Installing, and Setting, PIP with MacPorts

There’s a Python library, textblob, that I want to explore, but there is no current port of it for MacPorts. I like to keep as much stuff like this “in the family” as possible, and so I am going to see if a PIP selected by MacPorts will make this easy:

% port search pip

py27-pip @6.1.1 (python, www)
A tool for installing and managing Python packages.

% sudo port instal py27-pip

A lot of stuff scrolls by, then:

% port select --list pip
Available versions for pip:
none (active)
pip27

% port select --set pip pip27
Selecting 'pip27' for 'pip' failed: could not create new link 
"/opt/local/bin/pip" pointing to "/opt/local/Library/
Frameworks/Python.framework/Versions/2.7/bin/pip": permission
denied

So, sudo that:

% sudo port select --set pip pip27
Selecting 'pip27' for 'pip' succeeded. 'pip27' is now active.

Check my work:

 % which pip
 /opt/local/bin/pip

Folklore Studies and “Winged Words”

Göttingen Centre for Digital Humanities is hosting a hackathon focused on automatic detection of various kinds of text re-use. As you might imagine, text re-use comes in a wide variety of forms: “Text re-use can take the form of an allusion, a paraphrase or even a verbatim quotation, and occurs when one author borrows or re-uses text from an earlier or contemporary author.” Most of these re-uses are intentional. Scholars of text re-use also have a category of unintentional re-use, which, from a folklorist’s point of view, seems fairly familiar: “Unintentional text re-use can be understood as an idiom or a winged word, whose origin is unknown and that has become part of common usage.” Winged words seems a particular form of traditionalizing, since they are “words which, first uttered or written in a specific literary context, have since passed into common usage to express a general idea—sometimes to the extent that those using them are unaware of their origin as quotations” (okay, Wikipedia).

Interestingly, there doesn’t seem to be any interest in, or awareness of, words or phrases that are uttered within the vernacular domain, become widespread in usage, and achieve stickiness purely that way, or even get captured into a literary text. There is, however, a lovely illustration by Marco Büchler that graphs out the various possible kinds of text re-use:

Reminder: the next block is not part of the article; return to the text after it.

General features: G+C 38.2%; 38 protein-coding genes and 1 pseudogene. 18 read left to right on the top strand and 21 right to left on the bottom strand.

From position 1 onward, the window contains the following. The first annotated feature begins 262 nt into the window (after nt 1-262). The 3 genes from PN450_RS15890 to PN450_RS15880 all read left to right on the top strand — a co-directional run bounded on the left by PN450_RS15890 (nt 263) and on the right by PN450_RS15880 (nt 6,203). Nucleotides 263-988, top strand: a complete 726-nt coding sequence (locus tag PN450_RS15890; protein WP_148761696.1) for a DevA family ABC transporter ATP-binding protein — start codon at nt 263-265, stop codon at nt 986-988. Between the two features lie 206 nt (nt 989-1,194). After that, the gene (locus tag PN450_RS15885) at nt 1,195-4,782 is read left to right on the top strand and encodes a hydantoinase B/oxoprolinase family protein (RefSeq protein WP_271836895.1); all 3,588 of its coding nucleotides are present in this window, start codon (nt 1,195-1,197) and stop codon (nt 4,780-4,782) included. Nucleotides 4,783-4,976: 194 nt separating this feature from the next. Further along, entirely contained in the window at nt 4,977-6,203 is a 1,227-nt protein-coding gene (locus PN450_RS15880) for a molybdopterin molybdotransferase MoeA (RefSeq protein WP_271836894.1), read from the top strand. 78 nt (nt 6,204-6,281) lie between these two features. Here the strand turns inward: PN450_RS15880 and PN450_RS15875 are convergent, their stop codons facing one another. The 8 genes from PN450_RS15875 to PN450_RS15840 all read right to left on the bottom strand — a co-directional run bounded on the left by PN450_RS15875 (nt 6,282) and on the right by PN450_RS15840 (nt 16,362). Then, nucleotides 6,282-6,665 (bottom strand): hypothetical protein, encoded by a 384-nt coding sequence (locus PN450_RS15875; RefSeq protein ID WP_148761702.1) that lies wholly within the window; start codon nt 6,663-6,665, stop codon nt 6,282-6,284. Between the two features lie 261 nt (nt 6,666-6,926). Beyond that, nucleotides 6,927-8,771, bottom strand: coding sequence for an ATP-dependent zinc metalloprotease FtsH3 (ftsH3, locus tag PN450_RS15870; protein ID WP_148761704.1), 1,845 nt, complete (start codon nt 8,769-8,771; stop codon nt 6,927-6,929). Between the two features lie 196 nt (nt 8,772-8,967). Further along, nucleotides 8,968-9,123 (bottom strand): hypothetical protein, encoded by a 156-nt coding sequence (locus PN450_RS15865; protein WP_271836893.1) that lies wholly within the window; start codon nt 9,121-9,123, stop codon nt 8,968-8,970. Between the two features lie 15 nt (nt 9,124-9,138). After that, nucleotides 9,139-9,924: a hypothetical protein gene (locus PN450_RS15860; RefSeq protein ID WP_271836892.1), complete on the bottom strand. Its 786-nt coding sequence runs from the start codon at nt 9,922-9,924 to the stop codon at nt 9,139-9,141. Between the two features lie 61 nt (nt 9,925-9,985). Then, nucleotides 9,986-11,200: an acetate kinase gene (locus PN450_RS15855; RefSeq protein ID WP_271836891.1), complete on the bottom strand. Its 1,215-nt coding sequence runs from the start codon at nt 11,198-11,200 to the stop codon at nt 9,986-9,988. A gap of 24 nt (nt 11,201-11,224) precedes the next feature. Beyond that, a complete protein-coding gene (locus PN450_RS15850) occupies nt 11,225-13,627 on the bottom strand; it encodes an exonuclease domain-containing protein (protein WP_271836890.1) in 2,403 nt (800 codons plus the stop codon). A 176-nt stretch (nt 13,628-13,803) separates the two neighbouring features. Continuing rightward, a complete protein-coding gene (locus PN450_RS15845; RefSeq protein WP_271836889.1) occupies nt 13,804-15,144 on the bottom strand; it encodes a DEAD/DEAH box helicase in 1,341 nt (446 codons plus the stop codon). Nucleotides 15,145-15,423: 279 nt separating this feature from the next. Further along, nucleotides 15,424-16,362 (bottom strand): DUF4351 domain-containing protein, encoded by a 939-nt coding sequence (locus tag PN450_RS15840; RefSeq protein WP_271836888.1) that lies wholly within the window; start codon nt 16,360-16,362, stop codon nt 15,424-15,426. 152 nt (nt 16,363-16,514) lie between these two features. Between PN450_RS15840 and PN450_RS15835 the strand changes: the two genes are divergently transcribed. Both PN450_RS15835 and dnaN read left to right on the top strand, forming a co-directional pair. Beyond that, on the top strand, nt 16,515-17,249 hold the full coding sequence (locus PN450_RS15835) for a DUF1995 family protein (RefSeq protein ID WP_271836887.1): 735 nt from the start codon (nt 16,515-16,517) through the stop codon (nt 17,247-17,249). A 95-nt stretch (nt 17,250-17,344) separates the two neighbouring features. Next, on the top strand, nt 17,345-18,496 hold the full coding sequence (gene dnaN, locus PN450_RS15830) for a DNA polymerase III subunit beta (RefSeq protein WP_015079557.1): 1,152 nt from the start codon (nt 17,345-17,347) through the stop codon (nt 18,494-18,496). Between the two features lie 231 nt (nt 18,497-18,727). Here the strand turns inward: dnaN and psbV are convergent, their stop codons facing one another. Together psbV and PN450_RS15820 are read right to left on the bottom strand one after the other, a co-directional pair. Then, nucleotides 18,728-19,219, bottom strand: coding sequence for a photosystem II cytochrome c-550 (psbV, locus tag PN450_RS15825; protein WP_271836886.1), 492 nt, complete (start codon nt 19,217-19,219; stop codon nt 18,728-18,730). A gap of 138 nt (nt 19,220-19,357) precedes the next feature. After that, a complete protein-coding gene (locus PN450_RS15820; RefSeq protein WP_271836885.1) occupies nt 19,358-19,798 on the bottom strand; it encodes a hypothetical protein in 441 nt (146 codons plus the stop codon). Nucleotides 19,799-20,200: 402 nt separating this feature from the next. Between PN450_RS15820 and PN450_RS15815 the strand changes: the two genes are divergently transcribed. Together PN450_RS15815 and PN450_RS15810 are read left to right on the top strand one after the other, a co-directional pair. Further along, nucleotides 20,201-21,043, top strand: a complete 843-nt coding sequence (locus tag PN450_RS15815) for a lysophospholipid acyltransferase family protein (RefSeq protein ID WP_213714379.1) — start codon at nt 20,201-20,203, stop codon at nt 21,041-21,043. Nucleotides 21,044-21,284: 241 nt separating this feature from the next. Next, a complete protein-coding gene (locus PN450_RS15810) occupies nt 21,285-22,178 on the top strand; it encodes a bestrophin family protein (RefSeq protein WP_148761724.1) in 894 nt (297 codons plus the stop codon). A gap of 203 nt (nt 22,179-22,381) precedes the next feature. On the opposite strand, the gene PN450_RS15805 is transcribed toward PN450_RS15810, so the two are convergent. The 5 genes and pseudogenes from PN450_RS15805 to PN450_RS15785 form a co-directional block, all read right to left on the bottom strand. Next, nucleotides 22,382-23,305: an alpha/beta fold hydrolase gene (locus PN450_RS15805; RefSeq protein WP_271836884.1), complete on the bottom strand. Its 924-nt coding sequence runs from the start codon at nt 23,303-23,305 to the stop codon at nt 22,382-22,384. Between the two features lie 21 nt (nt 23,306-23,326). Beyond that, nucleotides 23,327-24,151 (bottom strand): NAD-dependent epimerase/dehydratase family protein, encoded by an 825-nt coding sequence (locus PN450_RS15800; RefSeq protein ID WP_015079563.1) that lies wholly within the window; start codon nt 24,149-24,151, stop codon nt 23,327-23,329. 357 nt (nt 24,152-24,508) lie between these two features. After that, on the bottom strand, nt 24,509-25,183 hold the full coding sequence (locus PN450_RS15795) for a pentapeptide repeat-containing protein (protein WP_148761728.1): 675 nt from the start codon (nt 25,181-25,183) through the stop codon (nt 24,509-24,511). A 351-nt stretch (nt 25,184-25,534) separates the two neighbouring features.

Graph by Marco Büchler

Graph by Marco Büchler

Girl Games

I am working on a “girl games camp” as a possible summer activity. I was drawn to it both because I am interested in coding myself and I want to get my own child interested in coding and because I have been disappointed by the relative indifference her school has had in engaging girls in general on the topic of coding.

So I can complain or I can do something. I choose do.

For those interested, I had planned a larger project that included each person building their own Raspberry Pi computer and then loading it with a Linux distro and working with plain text files, but, as you might have guessed, that seemed a little overly ambitious as well as, in some fashion, putting the cart before the horse. I want to get participants interested in coding, not necessarily getting them coding — and I think setting someone the task of editing config files in Linux is the wrong place to start. (I know, I once tried to start that way myself.)

The overall idea for this camp/experience is to get participants to design and develop their own text adventure game. I confess I am inspired by a wide range of recent games that, it seems to me, don’t stray too far from the early text-only games but use either very simple graphics, like Kentucky Route Zero, or use audio for immersion. I am especially blown away by the live-action game, Door in the Dark, which hoods participants who then walk through, quite literally, a sound stage.

One of the things I would like to be foundational to the experience is to have participants working on the same file at the same time — the wow factor here is pretty intense and I think it really emphasizes the power of collaboration. The simplest approach seems to be Stypi. It looks like I could sign up and then simply provide a URL for participants to use. There’s also FlooBits, but they appear only to offer public spaces with the free plan, and while I’m fairly certain that would be just fine, I don’t know that I want to subject these particular participants to any externalities.

What I want them working on, of course, is code for a text adventure game. Everyone seems to agree that Inform is the way to go, which describes itself thusly: “Inform is a design system for interactive fiction based on natural language. It is a radical reinvention of the way interactive fiction is designed, guided by contemporary work in semantics and by the practical experience of some of the world’s best-known writers of IF.” So, not text adventure but interactive fiction.

Some things I have noted for this project:

  • The Verge has a story on some of the early interactive games on CD-ROM focusing on some runaway hits made by women developers that have been lost to the larger history of “computer/video games” — I wish I knew the proper name for this genre.
  • On the topic of games, especially alternative games, Zoe Quinn has a post on BoingBoing on Punk Games.

There’s Not Much to Talk about When You’re Taking Pictures of Houses”: The Poetics of Vernacular Spaces

For those interested in my older work on material culture, I’ve finally scanned, OCRed, and uploaded my essay from Southern Folklore, entitled “There’s Not Much to Talk about When You’re Taking Pictures of Houses”: The Poetics of Vernacular Spaces. It’s up on Academia.edu, right now, and I will probably make a duplicate copy available here when I get the chance to get all that straightened out.